Disturbing report, via John Lyons in the Australian, that the UN is apparently shielding Israel from the criticisms and punishment it so richly deserves for torturing and abusing children:
It would be difficult to imagine a more bizarre press conference.
When UNICEF, the UN children’s fund, recently notified journalists in Jerusalem that it was releasing a report on Palestinian children in Israel’s military justice system, there was much interest.
The issue has had a growing international focus, particularly in Britain where it has been the subject of parliamentary debates.
Foreign Minister Bob Carr and his predecessor Kevin Rudd have taken up the issue with Israel. But something strange has happened.
During the past two years several groups have been attacked for highlighting Israel’s treatment of Palestinian children.
Breaking the Silence, a group of 850 serving and former Israeli soldiers campaigning to improve Israel’s human rights record, has been attacked for focusing on the issue.
But not UNICEF. After the new report Israel’s Ministry of Foreign Affairs said: “Israel will study the conclusions and will work to implement them through ongoing co-operation with UNICEF, whose work we value and respect. This year Israel has joined the UNICEF board and our working relations and collaboration with the organisation are appreciated by the international community.”
So why has UNICEF been spared an attack? It was obvious at the Jerusalem press conference that something was askew. The room had 60 chairs for only a handful of journalists.
“We were limited in the number of journalists we could invite,” one official admitted.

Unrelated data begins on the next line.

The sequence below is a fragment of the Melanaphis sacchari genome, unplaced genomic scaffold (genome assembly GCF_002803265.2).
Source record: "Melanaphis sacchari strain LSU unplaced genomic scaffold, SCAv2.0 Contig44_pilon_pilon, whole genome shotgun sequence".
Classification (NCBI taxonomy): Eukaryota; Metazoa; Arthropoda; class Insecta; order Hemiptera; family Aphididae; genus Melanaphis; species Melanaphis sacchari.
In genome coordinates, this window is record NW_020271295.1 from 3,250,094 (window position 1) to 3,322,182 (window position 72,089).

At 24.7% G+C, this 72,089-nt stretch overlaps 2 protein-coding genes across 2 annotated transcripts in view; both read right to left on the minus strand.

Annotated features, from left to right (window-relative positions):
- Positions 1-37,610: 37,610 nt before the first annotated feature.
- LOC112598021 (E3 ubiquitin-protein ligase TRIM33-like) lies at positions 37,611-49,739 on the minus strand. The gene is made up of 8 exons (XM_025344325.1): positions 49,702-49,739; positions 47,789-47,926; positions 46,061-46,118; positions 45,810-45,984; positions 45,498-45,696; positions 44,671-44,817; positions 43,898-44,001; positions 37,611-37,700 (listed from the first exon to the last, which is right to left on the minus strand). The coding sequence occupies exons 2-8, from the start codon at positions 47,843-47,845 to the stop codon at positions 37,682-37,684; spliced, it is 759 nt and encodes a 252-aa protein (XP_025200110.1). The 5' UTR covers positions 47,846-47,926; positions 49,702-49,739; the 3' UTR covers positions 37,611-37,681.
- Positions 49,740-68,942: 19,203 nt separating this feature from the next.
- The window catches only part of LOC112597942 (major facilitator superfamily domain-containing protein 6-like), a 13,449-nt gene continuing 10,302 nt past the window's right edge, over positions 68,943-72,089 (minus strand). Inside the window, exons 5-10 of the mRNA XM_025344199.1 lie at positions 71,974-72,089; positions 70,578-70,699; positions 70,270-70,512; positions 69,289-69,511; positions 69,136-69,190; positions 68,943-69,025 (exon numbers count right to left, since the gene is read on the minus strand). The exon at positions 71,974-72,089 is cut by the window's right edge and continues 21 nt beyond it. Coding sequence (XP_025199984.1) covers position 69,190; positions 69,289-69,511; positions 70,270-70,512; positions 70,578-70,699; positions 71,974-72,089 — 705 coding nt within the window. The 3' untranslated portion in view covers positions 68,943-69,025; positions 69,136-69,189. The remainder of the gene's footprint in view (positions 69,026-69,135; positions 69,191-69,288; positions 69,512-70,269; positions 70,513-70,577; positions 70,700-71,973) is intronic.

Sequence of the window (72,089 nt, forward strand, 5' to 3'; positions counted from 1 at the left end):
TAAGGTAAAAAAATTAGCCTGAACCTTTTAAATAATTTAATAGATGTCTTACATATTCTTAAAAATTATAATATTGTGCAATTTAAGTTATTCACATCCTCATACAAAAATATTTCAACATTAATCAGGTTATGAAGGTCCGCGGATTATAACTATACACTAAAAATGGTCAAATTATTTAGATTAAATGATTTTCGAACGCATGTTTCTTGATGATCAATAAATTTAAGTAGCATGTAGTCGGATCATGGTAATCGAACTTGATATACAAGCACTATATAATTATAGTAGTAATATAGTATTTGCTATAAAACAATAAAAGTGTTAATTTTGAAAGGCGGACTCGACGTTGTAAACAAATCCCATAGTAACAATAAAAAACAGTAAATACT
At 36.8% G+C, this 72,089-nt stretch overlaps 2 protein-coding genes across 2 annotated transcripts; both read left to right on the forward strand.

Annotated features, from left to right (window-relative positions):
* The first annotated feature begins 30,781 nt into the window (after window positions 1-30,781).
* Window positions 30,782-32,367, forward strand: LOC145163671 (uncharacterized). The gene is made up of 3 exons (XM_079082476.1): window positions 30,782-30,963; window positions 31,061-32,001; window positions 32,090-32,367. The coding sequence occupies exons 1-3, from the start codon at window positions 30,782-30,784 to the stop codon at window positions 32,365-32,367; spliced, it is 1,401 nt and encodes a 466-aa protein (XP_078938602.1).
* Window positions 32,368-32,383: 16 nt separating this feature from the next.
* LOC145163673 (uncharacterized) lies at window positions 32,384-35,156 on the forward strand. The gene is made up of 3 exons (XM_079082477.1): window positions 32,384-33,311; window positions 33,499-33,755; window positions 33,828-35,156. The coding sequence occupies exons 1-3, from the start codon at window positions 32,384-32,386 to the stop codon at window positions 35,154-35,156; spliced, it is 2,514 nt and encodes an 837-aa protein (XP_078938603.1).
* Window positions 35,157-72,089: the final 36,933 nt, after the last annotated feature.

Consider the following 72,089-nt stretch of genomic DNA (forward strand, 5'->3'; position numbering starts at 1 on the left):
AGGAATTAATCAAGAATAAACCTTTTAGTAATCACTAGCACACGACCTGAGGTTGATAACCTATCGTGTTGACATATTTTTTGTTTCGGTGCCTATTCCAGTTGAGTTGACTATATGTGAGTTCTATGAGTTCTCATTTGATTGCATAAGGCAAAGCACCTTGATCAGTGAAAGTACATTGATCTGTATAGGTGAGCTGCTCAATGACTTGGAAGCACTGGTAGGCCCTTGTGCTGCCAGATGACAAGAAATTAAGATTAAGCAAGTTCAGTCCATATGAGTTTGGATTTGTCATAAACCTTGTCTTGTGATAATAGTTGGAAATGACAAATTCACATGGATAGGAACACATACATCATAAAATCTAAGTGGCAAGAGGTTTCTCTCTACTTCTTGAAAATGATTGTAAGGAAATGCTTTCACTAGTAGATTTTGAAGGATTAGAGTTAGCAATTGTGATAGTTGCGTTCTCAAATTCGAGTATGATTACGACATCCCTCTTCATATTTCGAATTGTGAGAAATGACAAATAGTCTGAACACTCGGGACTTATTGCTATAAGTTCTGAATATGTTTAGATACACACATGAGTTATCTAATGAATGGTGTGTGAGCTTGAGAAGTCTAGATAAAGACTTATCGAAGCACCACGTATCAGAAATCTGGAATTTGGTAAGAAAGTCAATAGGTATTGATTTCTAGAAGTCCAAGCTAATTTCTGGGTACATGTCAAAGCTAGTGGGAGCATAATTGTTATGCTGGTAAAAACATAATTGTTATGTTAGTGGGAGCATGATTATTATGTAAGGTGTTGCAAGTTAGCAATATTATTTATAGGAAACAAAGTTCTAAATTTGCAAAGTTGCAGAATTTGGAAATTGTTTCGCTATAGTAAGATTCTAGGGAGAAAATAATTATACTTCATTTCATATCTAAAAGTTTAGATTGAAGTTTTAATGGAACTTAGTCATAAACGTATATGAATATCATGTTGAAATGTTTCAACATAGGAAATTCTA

“You wouldn’t believe the pressure we were under to cancel this event,” another said.
Five UNICEF officials took their seats – with name tags and microphones – and television cameras were set up. It looked like a real press conference.
Inquirer’s photographer had brought a video camera to film for The Australian’s website. But UNICEF’s Jerusalem chief Jean Gough made an announcement: only the first five minutes could be filmed and no officials could be quoted. A press conference where you couldn’t film? Or quote officials?
Gough began speaking. During the first five minutes she praised Israel for its dialogue about the system under which Palestinian children from the age of 12 are tried by Israeli soldiers, while Jewish children in neighbouring settlements are tried before civilian courts. “I want to thank them,” she said of the Israelis.
But once the cameras were off, a totally different story was told – one official said the ill-treatment of Palestinian children was “widespread, systematic and institutionalised”; another told how Palestinian children were “beaten, slapped and kicked” by Israeli soldiers.
He said children sometimes were told they would be killed or that they or members of their families would be sexually assaulted if they did not confess, usually to stone-throwing. Another said there was “a systemic pattern of abuse and torture”.
This was not just media management but a distortion of the truth. The version from the first five minutes was highly positive to Israel, but the later version was of a horrific system in which children were taken from their homes – usually at night – by heavily armed soldiers, blindfolded, denied water and toilets, and even placed in solitary confinement for up to a month. And while UNICEF found Israel had engaged in actions that fitted its definition of torture, the report avoided using that word in its findings.
An investigation by Inquirer suggested that UNICEF had caved in to pressure from Israel or self-censored. The more we questioned, the less UNICEF answered. Gough would not answer certain questions, referring us to UNICEF’s New York executive director, Anthony Lake.